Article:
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Seedly: What Is A Good Pay In Singapore And How Much To Save

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When you just started working, you would most likely be thinking: How much am I earning compared to the average Singaporean?

This article serves a simple guide and representation of the income distribution among Singaporeans in the world’s most expensive country with unique insights.

TL;DR: An average Singaporean earns $3,500

  • The Typical Singaporean Worker Median Monthly Salary is $3,500 (excluding employer CPF)
  • This amount increases by 3 – 5% every year across all ages
  • Local Fresh Graduates have a Median Gross starting salary is $3,360
  • What that indicates is that a Degree from a local University would bring you closest to the average Singaporean salary benchmark (if you work hard to get hired)

*Why we use Median: Because Income is often skewed by top earning individuals if we calculate averages (Find out more about the difference between Average and Medians here.)

The big salary divide


Disclaimer: This data was collated from Ministry of Manpower Singapore in addition to crowd-sourced data. Some users brought up that amid tougher economic conditions these numbers may vary accordingly.

Traditional lower paying jobs ($900 to $2,500)

  • Cleaners: $900 to $1,200 (Facilities, Malls, and Condominium roles)
  • Security Guards: $1,700 to $2,500 (Facilities, Malls, and Condominium security roles)
  • Taxi drivers: $2,000 to $3,000 (After deducting car rentals, similar to UBER and GRAB ad-hoc drivers)

Traditional mid-higher paying jobs ($3,000 to $6,000)

  • Bankers: Starting from $3,500 to $4,500 (tough hiring market, many resorting to contract jobs before full-time conversion)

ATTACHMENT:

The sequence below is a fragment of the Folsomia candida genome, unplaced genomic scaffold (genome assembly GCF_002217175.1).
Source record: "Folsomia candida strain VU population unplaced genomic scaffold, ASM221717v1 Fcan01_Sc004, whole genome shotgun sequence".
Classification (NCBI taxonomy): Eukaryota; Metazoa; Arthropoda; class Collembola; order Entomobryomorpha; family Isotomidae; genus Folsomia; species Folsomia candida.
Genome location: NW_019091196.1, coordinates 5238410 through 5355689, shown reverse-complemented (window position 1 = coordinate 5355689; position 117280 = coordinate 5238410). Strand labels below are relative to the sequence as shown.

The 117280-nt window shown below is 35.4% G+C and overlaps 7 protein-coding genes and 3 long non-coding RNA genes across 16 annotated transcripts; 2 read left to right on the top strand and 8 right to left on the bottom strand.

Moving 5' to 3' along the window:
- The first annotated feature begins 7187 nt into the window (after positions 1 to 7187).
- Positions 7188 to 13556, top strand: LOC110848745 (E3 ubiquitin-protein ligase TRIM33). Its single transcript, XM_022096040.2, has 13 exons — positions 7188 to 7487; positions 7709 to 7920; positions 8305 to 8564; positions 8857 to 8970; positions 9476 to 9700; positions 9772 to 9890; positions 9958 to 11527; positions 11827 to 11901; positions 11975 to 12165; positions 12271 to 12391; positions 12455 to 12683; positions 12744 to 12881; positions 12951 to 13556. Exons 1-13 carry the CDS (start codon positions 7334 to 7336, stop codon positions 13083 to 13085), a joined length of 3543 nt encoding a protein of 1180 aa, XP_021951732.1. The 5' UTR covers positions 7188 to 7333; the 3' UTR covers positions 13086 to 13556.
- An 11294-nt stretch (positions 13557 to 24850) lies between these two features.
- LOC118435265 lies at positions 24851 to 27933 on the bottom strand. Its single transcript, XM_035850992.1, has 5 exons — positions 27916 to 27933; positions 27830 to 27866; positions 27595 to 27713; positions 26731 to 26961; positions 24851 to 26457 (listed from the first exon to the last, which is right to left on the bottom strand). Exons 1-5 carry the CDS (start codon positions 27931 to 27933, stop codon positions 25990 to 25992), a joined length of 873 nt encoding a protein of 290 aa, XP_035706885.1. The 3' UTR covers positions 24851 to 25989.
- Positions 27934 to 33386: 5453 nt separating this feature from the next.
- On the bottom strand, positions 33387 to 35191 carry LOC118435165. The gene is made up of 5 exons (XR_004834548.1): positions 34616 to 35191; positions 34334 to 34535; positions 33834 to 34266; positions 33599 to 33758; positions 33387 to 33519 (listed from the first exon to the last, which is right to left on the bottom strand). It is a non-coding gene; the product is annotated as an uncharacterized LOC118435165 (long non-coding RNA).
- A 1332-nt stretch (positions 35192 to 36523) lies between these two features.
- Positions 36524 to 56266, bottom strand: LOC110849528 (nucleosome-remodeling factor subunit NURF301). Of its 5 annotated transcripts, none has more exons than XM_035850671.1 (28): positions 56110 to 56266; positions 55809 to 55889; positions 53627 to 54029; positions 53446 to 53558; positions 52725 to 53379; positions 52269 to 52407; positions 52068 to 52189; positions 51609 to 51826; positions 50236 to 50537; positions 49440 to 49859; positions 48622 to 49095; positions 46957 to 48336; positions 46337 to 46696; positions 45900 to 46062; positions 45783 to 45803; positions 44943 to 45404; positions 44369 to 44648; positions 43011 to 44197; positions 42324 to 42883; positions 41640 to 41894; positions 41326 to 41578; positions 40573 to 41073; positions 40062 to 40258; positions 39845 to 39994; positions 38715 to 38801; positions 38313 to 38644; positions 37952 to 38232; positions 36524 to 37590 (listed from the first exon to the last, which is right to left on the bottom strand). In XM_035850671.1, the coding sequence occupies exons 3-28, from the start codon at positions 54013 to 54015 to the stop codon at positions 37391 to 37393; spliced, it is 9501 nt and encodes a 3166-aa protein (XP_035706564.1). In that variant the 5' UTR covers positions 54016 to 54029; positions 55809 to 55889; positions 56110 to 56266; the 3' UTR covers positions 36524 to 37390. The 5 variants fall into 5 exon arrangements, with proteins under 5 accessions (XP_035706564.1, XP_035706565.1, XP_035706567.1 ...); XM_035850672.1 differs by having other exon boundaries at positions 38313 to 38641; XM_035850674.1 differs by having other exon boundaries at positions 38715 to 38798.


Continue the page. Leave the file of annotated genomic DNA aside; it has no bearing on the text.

• Software Engineers: Starting from $4,000 to $4,800 (solid hiring market for many roles in both tech and non-tech firms)
  • Lawyers: Starting from $4,500 to $5,000 (tough hiring market to get training contracts)
  • Doctors: Starting from $6,000 (at government hospitals)

Editor’s note: Seedly missed out an income bracket between the high-skilled jobs and low-skilled jobs, which comprise a large percentage of our workforce too. Most of these jobs fall under the low-$2,000 and high-$2,000 range.

Extreme high-end jobs ($10,000 to $15,000 & beyond)

  • Entrepreneurs, own bosses: Above $10,000 to $15,000 (Usually passed down from family businesses, or larger tech start-ups, but with higher failure rate)
  • Senior Management and C-suite in MNCs: Salary above $15,000 (Our Government Ministers actually peg their salaries to this group. Usually come also with huge bonuses and directors fees)

What does this all mean – Increase % of income growth

To fresh graduates reading this, you need to understand that the economy is always in a stage of change. In addition to this, the median Singaporean incomes will always increase at a rate of 3-5% a year, and you will need to keep up or BEAT that rate.

Out of college, it is the best time to apply your knowledge. However, what you studied in your previous 4 – 5 years as an undergraduate may not apply to the real world. Soon after working as a management trainee or entry level role for some years, you may need to reflect and find out if you are going to start your own company or climb the corporate ladder to a senior management position if you want to break into the next income bracket.


Riding with the ever-changing conditions:

  • Depressed hiring economic climate
  • Technological change is rapid, affecting all industries to large extents
  • Globalization and transfer of talent (in/out of Singapore)

Every year, there will be an article in The Straits Times/TODAY during graduation season to show you how tough the market is. The good ones will survive and be nimble, whereas the bad ones will just complain about everything (*cough, the above 3 points)

Conclusion: The importance of a Growth Mindset

If you have a job, look to grow and build your network relationships. Don’t sit around and think that you are safe because no one is really safe in this economic climate.

“Your network is your net worth”

If you have not found a job, keep looking and be focused. I believe if you craft really clear resumes and cover letters on why Job X is the best fit for you. As an employer ourselves hiring, we see many half-hearted attempts and generic resumes. Make yourself so good that the employers have no reason to ignore you. Nothing good comes easy in life.

Ultimately, your mindset and attitude is something that no one can take away from you. Sit and reflect often to see what you want to learn in the next phase of your life adventure. The salary is merely a benchmark of your value to society, so keep going forward and upward – be valuable to society.

This article originally appeared on Seedly’s Blog.